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dc.contributor.authorMuir, Paul David
dc.date.accessioned2009-09-03T23:23:04Z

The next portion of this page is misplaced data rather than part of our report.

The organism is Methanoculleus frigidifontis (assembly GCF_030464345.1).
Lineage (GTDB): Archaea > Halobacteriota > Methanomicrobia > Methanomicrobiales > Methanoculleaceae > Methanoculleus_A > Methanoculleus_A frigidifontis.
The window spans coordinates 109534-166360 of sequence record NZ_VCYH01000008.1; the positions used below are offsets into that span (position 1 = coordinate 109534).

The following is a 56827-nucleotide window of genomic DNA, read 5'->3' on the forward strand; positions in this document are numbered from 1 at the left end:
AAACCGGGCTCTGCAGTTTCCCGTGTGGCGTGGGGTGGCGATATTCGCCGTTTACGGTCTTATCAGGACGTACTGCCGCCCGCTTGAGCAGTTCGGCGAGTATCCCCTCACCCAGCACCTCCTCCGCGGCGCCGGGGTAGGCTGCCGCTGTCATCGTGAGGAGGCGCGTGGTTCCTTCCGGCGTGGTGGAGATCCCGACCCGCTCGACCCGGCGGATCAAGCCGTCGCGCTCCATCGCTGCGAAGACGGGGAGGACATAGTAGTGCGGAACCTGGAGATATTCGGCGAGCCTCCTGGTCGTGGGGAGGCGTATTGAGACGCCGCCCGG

dc.date.available2009-09-03T23:23:04Z
dc.date.issued1985
dc.identifier.urihttps://hdl.handle.net/10182/1178